Strata Bylaws BC:
What You Need to Know When Buying a Condo or Townhome
Written By: Mariko Baerg, REALTOR of Bridgewell Real Estate Group
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Like everything, condo living has its pros and cons – one of them is there are restrictions, which are outlined in the bylaws.
This blog goes through what you will typically see in the bylaws, and the restrictions you can expect.
You share a lot of things with the residents of the building, from the entrance to the amenity room to the elevator to the balconies so it’s important to know how your common space can be used.
We’ve created a blog post of the dark side of condo living and the complaints we hear the most, along with the bylaws you should be aware of.
Condos, whether they are high rise or low rise, will typically have restrictions on the number of pets you can keep, the type of pets you can keep, and the weight and height of pets allowed in the building. The common number of pets allowed is 2, and the common weight allowed is no heavier than 30 pounds and no higher than your waist. Some stratas will allow both dogs and cats, while some will not allow dogs.
Typically they won’t allow any “vicious animals” and will have a description of what they determine vicious. If you have a pet that does not meet those requirements, then you may have a tough time finding a condo. However, presale or newly built condos (last 2 years) typically do not have any size, weight, or number restrictions for pets. We once had a client that had to sell her house because they were trying to get her to kick her dog out. So, if your dog is an avid barker (mine sure is) then the strata and neighbours may complain which could cause issues in the future.
Residents are not allowed to park in the visitor parking stalls. So if only one parking stall is included and you think you’ll be able to get away with parking in the visitors area forever, don’t bet on it. You’ll likely be fined and towed after 24-48 hours, and watched moving forward. You may be able to be added to a wait list for available parking moving forward, and rent it out for anywhere between $10 to $75 per month depending on the location of the building.
People and Parties:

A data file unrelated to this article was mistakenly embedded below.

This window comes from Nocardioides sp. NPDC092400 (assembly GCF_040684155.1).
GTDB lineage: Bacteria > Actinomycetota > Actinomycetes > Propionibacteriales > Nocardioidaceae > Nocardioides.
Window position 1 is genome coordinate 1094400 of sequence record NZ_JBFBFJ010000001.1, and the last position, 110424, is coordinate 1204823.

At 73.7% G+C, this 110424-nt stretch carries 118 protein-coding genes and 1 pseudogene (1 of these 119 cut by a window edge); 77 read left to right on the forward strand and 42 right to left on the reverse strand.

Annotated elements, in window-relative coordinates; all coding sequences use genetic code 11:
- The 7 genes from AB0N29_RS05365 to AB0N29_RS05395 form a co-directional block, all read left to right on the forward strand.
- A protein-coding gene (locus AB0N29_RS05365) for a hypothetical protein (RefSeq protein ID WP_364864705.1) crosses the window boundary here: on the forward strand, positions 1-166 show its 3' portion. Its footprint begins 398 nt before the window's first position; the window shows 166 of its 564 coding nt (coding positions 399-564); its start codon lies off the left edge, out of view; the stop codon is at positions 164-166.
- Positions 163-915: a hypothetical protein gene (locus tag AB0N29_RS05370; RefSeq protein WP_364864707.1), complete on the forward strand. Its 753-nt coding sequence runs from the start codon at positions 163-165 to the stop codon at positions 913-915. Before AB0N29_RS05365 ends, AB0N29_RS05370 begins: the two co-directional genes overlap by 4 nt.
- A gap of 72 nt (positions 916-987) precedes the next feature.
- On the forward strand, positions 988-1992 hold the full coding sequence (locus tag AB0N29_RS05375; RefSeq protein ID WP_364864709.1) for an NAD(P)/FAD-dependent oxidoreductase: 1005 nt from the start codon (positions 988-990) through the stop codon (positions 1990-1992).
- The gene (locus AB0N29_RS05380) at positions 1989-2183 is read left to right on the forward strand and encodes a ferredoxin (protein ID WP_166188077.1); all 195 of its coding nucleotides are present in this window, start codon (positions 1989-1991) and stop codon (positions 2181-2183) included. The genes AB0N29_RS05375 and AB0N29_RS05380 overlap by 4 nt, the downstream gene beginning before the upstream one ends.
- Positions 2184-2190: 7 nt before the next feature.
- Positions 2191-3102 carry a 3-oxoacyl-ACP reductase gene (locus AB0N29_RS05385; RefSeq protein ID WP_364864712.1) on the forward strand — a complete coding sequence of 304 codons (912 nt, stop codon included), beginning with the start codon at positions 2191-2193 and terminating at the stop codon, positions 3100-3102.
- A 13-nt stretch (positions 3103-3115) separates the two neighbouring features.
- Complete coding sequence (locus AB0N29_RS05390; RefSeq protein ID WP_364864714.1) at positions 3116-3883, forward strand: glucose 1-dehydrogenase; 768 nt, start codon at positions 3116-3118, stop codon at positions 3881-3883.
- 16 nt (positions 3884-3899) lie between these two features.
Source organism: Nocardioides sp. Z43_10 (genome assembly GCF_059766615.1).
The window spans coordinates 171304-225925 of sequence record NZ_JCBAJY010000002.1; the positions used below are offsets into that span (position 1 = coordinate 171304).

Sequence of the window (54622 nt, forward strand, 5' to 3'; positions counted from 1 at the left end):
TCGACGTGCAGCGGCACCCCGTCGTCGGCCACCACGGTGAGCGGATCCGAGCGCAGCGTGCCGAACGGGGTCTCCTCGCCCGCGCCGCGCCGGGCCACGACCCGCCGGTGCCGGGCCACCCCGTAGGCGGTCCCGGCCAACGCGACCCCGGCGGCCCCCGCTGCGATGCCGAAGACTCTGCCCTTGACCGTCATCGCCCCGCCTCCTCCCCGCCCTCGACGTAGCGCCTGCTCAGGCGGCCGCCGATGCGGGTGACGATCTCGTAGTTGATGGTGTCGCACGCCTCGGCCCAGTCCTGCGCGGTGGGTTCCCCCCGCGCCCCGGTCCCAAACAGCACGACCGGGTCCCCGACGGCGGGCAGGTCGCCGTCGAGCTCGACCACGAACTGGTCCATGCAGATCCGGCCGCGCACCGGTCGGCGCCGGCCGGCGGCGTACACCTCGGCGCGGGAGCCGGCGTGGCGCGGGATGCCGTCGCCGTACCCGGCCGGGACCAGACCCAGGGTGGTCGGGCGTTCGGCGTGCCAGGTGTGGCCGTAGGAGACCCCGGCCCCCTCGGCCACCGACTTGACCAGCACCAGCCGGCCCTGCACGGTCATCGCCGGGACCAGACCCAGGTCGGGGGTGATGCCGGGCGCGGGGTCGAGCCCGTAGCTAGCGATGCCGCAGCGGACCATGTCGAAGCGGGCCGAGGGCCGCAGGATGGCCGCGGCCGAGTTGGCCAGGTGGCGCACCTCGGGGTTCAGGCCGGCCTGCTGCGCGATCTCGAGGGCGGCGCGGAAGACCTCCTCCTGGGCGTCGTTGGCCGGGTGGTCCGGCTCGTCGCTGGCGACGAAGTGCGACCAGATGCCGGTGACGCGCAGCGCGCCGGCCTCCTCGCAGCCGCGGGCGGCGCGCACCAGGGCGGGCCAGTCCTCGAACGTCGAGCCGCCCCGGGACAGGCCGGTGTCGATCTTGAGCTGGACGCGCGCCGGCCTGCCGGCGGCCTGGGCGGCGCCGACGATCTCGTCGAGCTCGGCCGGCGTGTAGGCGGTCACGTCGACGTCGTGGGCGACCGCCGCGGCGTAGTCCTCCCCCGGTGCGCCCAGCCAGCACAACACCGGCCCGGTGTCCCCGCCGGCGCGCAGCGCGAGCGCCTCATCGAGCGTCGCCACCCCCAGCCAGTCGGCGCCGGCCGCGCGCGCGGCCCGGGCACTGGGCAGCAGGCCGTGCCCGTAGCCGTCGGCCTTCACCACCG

This is probably the number one complaint of condo living, and it’s not always necessarily parties, but just noisy neighbours in general. If you’re in a low-rise wood frame building then you may hear everything from kids running around upstairs to someone talking on the phone. Late night parties past quiet hours (usually 11PM), people fighting, and young children bouncing on beds and couches are all too common. Concrete buildings are known for better sound-proofing.
While you do need to expect some noise when living in a condo, if these issues are frequent and disrespectful then as per the condo bylaws you can complain to the strata council. Alternatively, if you are on the other side of things and are the ones likely to make the noise, then a ground level unit in a condo may be more appropriate, or a concrete building.
When we read through the strata minutes for a property, we often see complaints from residents about people smoking on their balconies. (and not just cigarettes…) Keep in mind that the balcony area is a common property, meaning it is shared by all of the residents even if it is attached to your unit, and that the strata does regulate what can be done on those balconies. If you are a smoker, be aware that you’ll need to step outside the building to smoke if you’re living in a condo building.
Like pet restrictions, rentals are often also restricted in strata properties. If it is a presale or a newer building they may have not modified the bylaws yet, which means rentals could be completely unrestricted. Typically if they are restricted, it will be either a number or percentage of units in the building that can be rented. This is important to consider as owner-occupied buildings are typically more well-kept and quieter.
Alternatively, if you are an investor you’ll want to pay close attention to the bylaws to see if you can rent in the building to ensure that you are not wasting your time.
So there you have it! Those are the most common strata bylaw topics that are asked about when purchasing. If you are thinking of purchasing a strata property, then give us a call at 604-765-0376 for help. It’s important that you have a realtor that is well versed in the ins and outs of strata properties, as they are different than a detached home. If you prefer text: 604-319-0200. Or email firstname.lastname@example.org today.
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